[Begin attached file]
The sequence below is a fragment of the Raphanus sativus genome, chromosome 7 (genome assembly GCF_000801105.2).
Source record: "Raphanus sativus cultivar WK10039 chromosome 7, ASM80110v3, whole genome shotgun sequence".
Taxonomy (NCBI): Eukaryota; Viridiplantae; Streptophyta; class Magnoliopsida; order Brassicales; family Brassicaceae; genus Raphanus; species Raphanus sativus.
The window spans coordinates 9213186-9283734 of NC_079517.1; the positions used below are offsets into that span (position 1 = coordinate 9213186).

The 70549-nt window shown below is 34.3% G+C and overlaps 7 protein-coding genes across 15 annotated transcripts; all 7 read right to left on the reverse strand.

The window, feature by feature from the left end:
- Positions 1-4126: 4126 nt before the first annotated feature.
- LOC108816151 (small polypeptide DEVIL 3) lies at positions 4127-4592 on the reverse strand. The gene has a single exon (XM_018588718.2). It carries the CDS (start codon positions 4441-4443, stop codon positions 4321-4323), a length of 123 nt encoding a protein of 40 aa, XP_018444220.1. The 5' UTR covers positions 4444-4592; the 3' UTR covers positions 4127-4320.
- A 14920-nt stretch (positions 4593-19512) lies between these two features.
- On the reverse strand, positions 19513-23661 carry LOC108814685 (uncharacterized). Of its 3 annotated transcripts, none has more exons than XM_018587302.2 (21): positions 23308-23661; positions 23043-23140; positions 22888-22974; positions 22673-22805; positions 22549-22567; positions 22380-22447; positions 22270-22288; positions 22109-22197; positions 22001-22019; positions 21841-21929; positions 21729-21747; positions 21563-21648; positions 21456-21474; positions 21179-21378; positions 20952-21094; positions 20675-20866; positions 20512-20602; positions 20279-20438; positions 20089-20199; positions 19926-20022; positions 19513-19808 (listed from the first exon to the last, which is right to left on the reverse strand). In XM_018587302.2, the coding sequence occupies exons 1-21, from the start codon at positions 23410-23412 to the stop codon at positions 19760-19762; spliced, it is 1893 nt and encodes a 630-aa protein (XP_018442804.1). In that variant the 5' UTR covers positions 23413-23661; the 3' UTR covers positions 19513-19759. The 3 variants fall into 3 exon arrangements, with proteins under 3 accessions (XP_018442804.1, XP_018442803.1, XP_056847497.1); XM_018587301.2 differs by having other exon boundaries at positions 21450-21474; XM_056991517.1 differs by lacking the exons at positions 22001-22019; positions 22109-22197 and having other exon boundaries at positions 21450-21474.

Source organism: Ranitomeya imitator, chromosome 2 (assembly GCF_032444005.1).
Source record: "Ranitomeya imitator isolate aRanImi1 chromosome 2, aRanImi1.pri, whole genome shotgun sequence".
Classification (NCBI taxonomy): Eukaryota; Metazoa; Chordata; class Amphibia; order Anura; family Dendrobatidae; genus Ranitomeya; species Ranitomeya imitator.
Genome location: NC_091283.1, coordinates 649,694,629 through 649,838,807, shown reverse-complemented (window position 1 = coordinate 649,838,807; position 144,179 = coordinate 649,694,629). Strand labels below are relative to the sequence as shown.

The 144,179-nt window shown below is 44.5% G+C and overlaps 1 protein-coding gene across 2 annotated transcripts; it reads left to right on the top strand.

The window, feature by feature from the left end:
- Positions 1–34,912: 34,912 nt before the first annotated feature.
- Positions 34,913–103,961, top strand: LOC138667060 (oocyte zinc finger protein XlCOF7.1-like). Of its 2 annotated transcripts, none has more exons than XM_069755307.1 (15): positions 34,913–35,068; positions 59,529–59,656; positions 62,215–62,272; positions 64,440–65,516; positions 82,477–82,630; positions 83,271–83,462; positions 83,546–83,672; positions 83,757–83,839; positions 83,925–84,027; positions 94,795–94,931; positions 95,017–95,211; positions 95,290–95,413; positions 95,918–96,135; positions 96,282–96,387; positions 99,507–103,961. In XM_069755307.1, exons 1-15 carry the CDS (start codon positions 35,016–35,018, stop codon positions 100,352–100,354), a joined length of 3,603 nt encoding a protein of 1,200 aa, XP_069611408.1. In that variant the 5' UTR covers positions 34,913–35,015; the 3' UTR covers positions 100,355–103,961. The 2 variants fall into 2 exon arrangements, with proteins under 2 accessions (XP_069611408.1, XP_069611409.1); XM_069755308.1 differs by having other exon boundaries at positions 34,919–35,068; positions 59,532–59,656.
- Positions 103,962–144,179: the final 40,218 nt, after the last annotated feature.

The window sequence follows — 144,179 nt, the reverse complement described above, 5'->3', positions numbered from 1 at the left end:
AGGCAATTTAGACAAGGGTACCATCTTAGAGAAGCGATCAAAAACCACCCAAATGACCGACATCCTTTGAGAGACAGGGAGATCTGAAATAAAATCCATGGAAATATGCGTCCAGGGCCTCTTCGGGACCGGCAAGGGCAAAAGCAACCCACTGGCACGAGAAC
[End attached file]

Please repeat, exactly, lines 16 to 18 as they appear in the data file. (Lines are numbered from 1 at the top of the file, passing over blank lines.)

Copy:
The window, feature by feature from the left end:
- Positions 1–34,912: 34,912 nt before the first annotated feature.
- Positions 34,913–103,961, top strand: LOC138667060 (oocyte zinc finger protein XlCOF7.1-like). Of its 2 annotated transcripts, none has more exons than XM_069755307.1 (15): positions 34,913–35,068; positions 59,529–59,656; positions 62,215–62,272; positions 64,440–65,516; positions 82,477–82,630; positions 83,271–83,462; positions 83,546–83,672; positions 83,757–83,839; positions 83,925–84,027; positions 94,795–94,931; positions 95,017–95,211; positions 95,290–95,413; positions 95,918–96,135; positions 96,282–96,387; positions 99,507–103,961. In XM_069755307.1, exons 1-15 carry the CDS (start codon positions 35,016–35,018, stop codon positions 100,352–100,354), a joined length of 3,603 nt encoding a protein of 1,200 aa, XP_069611408.1. In that variant the 5' UTR covers positions 34,913–35,015; the 3' UTR covers positions 100,355–103,961. The 2 variants fall into 2 exon arrangements, with proteins under 2 accessions (XP_069611408.1, XP_069611409.1); XM_069755308.1 differs by having other exon boundaries at positions 34,919–35,068; positions 59,532–59,656.